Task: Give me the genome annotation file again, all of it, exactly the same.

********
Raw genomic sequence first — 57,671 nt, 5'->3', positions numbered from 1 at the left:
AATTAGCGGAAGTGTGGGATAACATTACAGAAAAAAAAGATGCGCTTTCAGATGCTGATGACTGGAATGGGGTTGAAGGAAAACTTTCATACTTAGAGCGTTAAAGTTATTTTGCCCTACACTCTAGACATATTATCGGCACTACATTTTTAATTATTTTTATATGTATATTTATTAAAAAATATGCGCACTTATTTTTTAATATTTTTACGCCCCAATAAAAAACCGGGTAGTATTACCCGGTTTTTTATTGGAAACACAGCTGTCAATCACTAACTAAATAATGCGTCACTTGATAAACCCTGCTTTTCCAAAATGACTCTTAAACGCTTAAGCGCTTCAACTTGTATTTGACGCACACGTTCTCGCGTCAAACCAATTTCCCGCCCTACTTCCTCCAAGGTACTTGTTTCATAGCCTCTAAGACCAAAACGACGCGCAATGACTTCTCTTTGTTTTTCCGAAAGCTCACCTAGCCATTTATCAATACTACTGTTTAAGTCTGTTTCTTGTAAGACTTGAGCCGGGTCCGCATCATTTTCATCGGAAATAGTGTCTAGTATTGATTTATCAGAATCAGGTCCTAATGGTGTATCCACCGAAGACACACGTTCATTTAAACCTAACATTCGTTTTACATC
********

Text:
Raw genomic sequence first — 57,671 nt, 5'->3', positions numbered from 1 at the left:
AATTAGCGGAAGTGTGGGATAACATTACAGAAAAAAAAGATGCGCTTTCAGATGCTGATGACTGGAATGGGGTTGAAGGAAAACTTTCATACTTAGAGCGTTAAAGTTATTTTGCCCTACACTCTAGACATATTATCGGCACTACATTTTTAATTATTTTTATATGTATATTTATTAAAAAATATGCGCACTTATTTTTTAATATTTTTACGCCCCAATAAAAAACCGGGTAGTATTACCCGGTTTTTTATTGGAAACACAGCTGTCAATCACTAACTAAATAATGCGTCACTTGATAAACCCTGCTTTTCCAAAATGACTCTTAAACGCTTAAGCGCTTCAACTTGTATTTGACGCACACGTTCTCGCGTCAAACCAATTTCCCGCCCTACTTCCTCCAAGGTACTTGTTTCATAGCCTCTAAGACCAAAACGACGCGCAATGACTTCTCTTTGTTTTTCCGAAAGCTCACCTAGCCATTTATCAATACTACTGTTTAAGTCTGTTTCTTGTAAGACTTGAGCCGGGTCCGCATCATTTTCATCGGAAATAGTGTCTAGTATTGATTTATCAGAATCAGGTCCTAATGGTGTATCCACCGAAGACACACGTTCATTTAAACCTAACATTCGTTTTACATC